Seasonal flu in France: Health advice

A young women who is clearly ill pours medicine into a spoon

It's too late to arrange a flu vaccination this year - but the Direction Générale de la Santé has advice for anyone who comes down with 'la grippe'

It is too late to arrange a flu vaccination, the Direction Générale de la Santé has told Connexion, as the seasonal epidemic has now been declared in all regions and the jab needs 15 days to take effect. Today is also the last day that anyone who is eligible for a free vaccination due to age or health problems is able to pick one up in the pharmacy.

More than 1,000 people were hospitalised with seasonal flu across France last week and the illness has reached epidemic levels in all 13 regions, and peak levels are expected in the next two weeks. There are several different viruses according to the centre national de reference sur la grippe, with strains H1N1 and H3N2 the most common.

If you think you have flu, only consult your doctor if you are pregnant, you think your baby has flu, you are over 65 years, have a chronic illness, have an immune deficiency condition, have a high temperature (more than 40°C) and unusual symptoms for flu such as difficulties breathing, coughing up blood or bad smelling phlegm, diarrhoea and dehydration, difficulty keeping conscious, a fever which returns after getting better, no improvement after 72 hours or a rapid deterioration.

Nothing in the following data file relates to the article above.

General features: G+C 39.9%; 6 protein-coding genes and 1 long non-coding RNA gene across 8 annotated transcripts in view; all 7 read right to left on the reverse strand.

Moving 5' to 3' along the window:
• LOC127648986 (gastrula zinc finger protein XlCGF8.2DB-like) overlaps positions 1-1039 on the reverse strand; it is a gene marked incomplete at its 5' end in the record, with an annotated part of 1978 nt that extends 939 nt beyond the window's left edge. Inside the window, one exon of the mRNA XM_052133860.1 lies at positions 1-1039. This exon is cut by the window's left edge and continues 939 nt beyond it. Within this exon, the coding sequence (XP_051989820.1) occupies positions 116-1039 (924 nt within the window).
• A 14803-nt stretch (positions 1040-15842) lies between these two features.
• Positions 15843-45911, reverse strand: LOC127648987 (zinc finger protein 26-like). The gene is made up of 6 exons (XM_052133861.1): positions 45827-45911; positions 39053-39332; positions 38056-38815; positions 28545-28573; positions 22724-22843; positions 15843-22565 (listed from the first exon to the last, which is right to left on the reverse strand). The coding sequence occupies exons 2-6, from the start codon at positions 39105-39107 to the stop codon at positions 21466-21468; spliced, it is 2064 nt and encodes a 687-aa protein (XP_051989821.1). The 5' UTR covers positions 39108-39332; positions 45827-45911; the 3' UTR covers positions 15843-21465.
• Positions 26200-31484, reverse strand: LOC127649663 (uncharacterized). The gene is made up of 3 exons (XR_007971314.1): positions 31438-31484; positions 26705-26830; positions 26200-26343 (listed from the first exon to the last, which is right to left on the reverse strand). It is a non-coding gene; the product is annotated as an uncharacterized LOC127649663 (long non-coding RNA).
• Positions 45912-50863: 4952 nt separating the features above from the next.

Otherwise, rest, drink fluids regularly, wear light clothes and avoid heavy duvets as you need to perspire and avoid a high temperature. Take paracetamol to ease muscular and joint pain.

Four remedial actions were underlined in the government’s national campaign to avoid passing on the virus, which was launched on January 14 and continues until March 3.

Wash your hands frequently, sneeze into your elbow rather than into your hands, use a tissue once only and if you have flu-like symptoms wear a disposable mask, particularly if you are in contact with elderly, young, pregnant or immune deficient persons.

The virus is transmitted by coughing, sneezing, saliva, hand contact, touching an object already touched by a contaminated person, and also just through the air we breathe, particularly in a closed room.

The government says the vaccination scheme is not yet being taken up by enough people who are most at risk.

Figures for November 2018 showed that by the end of that month just 42.9% of those who had received a coupon offering them a free vaccination had taken up the offer. It is estimated that 2.5 million catch the virus each year and that between 4,000 and 6,000 people die from flu in an average year. More than 90% of deaths are among the over 65 year age group.

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